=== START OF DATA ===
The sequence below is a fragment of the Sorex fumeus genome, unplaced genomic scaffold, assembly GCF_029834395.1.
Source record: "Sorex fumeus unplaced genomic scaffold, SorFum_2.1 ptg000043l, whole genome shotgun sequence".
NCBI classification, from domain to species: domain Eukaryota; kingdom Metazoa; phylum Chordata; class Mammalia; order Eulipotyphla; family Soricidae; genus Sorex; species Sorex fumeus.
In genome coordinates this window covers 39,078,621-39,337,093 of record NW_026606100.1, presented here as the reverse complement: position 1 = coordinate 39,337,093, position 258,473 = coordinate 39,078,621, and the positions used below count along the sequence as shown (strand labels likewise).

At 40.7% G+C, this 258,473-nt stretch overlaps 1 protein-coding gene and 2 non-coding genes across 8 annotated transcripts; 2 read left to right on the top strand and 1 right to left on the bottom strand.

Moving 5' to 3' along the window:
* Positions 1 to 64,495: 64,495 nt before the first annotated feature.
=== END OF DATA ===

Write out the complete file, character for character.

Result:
The sequence below is a fragment of the Sorex fumeus genome, unplaced genomic scaffold, assembly GCF_029834395.1.
Source record: "Sorex fumeus unplaced genomic scaffold, SorFum_2.1 ptg000043l, whole genome shotgun sequence".
NCBI classification, from domain to species: domain Eukaryota; kingdom Metazoa; phylum Chordata; class Mammalia; order Eulipotyphla; family Soricidae; genus Sorex; species Sorex fumeus.
In genome coordinates this window covers 39,078,621-39,337,093 of record NW_026606100.1, presented here as the reverse complement: position 1 = coordinate 39,337,093, position 258,473 = coordinate 39,078,621, and the positions used below count along the sequence as shown (strand labels likewise).

At 40.7% G+C, this 258,473-nt stretch overlaps 1 protein-coding gene and 2 non-coding genes across 8 annotated transcripts; 2 read left to right on the top strand and 1 right to left on the bottom strand.

Moving 5' to 3' along the window:
* Positions 1 to 64,495: 64,495 nt before the first annotated feature.